Lately, he has been on a tear:

At numerous rallies where the atmosphere has been, shall we say, a little uncivil, Gov. Palin has accused Sen. Obama of accusing our forces in Afghanistan of simply bombing villages. Only a moment’s work is required to discover that the words complained of were never uttered in that form and that they occurred in a speech that stressed the need for more ground troops as opposed to more airstrikes (a recommendation, by the way, that begins to look more sapient each week, at least in respect of the airstrikes). Again, I have a question: Did Palin know that she was telling a lie? Or did her handlers simply assume that she would read anything that was put in front of her, however mendacious? And which would be worse? And when will she issue the needful retraction? There seems no way of putting her in a forum where these points could be raised. So, continued media coverage of her appearances is no better than lending a megaphone to a demagogue, the better to amplify her propaganda.

Andrew Sullivan has been tireless (and I mean really really really really really really really tireless) in pointing out that Sarah Palin has yet to give a single press conference – a first for a vice presidential candidate in the modern era, and perhaps ever.

Yet the liberal media continues to “lend a megaphone” to this demagogue, playing on class resentments, using the language of class warfare, attacking a majority of America, ignoring the shouts of “Kill him!”  at rallies, and lying shamelessly about her life and her record as well as Barack Obama and his.

And, to keep anyone from making her accountable, she demonizes the press for good measure – to give her an excuse to avoid having to answer any questions.

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Posted in Election 2008, McCain, Politics, The Opinionsphere | No Comments »

Why Not to Wear a Tie Around John McCain

Tuesday, April 29th, 2008

Christopher Hitchens is a fine writer, and on rare occasions, a reflective thinker – when he avoids hurling words as weapons and distorting facts like the fascist he must be in his heart of hearts. Today, he managed to avoid his militant fascist thought in discussing John McCain’s temper:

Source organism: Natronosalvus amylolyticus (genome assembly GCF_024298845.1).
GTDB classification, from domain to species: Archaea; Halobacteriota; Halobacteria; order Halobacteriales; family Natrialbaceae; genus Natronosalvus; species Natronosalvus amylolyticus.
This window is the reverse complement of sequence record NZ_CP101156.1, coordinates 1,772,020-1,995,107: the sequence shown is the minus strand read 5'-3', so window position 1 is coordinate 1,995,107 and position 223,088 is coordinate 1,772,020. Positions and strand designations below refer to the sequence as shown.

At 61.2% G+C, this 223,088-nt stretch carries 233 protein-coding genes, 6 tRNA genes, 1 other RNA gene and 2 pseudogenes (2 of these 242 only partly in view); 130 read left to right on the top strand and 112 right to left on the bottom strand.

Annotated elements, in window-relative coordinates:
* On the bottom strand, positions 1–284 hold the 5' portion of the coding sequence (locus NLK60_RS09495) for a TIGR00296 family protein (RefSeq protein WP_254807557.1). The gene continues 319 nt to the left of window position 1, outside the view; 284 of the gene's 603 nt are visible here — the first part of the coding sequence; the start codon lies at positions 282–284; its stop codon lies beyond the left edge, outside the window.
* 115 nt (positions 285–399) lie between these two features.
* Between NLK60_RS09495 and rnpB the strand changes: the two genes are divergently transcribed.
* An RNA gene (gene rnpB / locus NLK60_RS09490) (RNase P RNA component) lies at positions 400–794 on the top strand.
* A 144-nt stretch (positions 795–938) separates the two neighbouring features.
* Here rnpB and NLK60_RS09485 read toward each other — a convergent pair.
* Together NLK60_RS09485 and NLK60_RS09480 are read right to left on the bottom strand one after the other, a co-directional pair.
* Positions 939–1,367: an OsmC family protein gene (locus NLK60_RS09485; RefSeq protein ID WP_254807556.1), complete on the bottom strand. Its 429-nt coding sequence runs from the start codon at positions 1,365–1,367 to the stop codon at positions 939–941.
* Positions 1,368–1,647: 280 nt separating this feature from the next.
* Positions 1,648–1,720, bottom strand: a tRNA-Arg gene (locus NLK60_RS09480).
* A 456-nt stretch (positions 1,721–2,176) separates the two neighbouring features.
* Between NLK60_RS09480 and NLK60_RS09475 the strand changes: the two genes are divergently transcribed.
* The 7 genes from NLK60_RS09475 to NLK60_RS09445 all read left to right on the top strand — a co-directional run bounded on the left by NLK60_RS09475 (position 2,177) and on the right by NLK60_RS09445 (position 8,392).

One reason that I try never to wear a tie is the advantage that it so easily confers on anyone who goes berserk on you. There you are, with a ready-made noose already fastened around your neck. All the opponent needs to do is grab hold and haul. A quite senior Republican told me the other night that he’d often seen John McCain get attention on the Hill in just this way. Not necessarily hauling, you understand, but grabbing. Again, one hopes that the nominee has been doing this for emphasis rather than as a sign that he is out of his pram, has lost his rag, has gone ballistic, has reported into the post office that he’s feeling terminally disgruntled today. (Or, as P.G. Wodehouse immortally put it, if not quite disgruntled, not exactly gruntled, either.)

Thomas Jefferson used to note of mild George Washington that there were moments of passionate rage in which “he cannot govern himself.” We often forgive what we imagine, to use Orwell’s words about Charles Dickens, are the moments when someone is “generously angry.” Yet how are we to be sure that we can tell the hysterical tantrum from the decent man’s wrath? The answer ought to be that we cannot know in advance of a presidency what causes people to become choleric, so anger management is yet another name—and yet another reason—for the separation of powers.


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Posted in Election 2008, McCain, Politics | No Comments »